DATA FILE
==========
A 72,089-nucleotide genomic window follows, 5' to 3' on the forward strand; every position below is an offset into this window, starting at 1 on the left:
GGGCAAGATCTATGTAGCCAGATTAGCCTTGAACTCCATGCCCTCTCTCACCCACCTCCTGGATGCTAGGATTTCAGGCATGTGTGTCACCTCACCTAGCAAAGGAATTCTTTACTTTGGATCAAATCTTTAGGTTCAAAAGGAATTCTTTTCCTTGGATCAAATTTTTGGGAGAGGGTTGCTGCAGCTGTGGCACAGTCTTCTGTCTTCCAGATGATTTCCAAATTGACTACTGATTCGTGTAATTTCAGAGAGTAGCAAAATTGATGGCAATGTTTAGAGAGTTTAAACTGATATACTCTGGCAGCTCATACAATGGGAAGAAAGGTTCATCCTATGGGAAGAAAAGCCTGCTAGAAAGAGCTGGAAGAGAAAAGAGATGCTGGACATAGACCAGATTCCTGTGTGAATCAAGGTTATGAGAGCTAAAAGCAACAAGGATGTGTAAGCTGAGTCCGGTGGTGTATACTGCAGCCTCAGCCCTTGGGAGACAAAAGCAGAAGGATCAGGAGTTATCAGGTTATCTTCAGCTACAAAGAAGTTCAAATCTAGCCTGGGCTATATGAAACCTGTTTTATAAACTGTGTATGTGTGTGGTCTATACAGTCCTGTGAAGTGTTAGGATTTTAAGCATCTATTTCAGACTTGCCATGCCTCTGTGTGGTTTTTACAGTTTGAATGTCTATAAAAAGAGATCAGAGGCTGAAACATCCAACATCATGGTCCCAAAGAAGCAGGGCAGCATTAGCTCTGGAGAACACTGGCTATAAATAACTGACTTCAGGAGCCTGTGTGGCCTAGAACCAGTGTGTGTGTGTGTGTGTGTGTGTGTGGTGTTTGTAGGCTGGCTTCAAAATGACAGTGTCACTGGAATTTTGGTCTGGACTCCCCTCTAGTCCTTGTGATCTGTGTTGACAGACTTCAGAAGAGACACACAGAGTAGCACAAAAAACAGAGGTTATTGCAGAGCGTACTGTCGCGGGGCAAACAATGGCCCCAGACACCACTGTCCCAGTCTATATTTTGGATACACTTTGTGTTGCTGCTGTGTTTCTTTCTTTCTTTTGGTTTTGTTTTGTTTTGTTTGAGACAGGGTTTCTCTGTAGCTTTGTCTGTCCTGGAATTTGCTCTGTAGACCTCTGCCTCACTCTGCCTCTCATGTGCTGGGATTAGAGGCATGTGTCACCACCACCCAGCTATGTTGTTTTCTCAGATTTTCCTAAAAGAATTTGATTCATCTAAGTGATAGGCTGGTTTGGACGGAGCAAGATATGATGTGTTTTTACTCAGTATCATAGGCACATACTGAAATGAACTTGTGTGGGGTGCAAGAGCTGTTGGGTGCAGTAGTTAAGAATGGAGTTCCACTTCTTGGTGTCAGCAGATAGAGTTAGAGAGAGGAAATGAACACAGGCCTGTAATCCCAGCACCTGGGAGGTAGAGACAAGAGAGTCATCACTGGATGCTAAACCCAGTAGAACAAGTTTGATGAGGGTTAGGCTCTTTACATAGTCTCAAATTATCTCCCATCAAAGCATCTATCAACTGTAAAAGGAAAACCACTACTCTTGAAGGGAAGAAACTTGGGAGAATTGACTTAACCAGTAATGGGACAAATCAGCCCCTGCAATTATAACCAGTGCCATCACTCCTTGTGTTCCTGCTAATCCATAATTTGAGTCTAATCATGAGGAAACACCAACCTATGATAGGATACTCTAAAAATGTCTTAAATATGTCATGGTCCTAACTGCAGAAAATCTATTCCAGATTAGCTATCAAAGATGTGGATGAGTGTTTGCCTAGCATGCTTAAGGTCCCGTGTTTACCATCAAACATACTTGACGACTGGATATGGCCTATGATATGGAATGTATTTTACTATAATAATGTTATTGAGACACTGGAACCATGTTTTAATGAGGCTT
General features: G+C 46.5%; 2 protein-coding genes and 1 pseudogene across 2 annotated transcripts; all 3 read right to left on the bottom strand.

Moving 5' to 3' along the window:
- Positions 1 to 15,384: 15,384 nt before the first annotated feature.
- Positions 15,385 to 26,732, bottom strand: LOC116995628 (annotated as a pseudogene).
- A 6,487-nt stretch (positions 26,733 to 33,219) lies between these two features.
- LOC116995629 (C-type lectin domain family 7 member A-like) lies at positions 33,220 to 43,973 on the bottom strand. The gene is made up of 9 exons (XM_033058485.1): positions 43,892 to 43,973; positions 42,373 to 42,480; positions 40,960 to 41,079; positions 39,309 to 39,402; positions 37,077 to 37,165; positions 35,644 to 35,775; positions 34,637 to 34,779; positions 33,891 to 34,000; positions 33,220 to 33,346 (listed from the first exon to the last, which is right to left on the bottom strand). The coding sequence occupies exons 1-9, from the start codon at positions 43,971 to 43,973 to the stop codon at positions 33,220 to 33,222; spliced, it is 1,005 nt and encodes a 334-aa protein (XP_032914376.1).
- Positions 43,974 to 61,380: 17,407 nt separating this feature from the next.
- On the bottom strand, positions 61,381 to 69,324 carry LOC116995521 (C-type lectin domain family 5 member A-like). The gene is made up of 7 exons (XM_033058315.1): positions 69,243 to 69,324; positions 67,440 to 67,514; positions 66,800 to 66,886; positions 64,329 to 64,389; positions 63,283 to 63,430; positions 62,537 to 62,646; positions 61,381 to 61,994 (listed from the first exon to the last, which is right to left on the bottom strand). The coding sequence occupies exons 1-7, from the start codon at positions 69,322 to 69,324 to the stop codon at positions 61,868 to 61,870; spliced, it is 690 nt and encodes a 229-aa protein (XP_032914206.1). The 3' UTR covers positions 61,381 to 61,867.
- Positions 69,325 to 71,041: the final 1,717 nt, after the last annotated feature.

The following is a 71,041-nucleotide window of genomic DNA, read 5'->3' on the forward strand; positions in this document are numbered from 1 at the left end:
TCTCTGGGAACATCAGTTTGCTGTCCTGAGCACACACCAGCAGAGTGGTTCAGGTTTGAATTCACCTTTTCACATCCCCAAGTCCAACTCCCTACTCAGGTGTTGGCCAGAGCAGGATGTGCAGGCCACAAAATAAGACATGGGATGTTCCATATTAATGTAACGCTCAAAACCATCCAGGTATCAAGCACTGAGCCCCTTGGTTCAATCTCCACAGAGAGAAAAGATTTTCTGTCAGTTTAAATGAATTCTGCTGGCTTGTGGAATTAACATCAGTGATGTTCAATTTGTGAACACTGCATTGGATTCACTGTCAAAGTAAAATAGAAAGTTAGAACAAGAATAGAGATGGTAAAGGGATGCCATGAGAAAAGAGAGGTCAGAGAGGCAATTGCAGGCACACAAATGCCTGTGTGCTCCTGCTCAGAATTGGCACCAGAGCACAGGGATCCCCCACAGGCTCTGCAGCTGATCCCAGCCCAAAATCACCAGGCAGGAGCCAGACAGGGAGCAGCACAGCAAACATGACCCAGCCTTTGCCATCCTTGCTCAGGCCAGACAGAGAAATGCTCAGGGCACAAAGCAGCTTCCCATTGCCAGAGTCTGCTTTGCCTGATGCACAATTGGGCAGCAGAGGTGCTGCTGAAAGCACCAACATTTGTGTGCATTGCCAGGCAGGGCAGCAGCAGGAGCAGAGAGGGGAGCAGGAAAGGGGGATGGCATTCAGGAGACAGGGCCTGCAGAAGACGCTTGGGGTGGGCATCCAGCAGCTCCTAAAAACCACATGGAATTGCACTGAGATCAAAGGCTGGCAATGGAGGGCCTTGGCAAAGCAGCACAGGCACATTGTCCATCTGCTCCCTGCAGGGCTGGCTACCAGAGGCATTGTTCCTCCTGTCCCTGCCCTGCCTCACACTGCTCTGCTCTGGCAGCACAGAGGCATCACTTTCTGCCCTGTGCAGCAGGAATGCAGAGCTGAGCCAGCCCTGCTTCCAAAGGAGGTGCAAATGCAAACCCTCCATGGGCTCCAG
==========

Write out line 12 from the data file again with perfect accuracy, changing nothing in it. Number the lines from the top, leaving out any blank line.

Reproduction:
The following is a 71,041-nucleotide window of genomic DNA, read 5'->3' on the forward strand; positions in this document are numbered from 1 at the left end: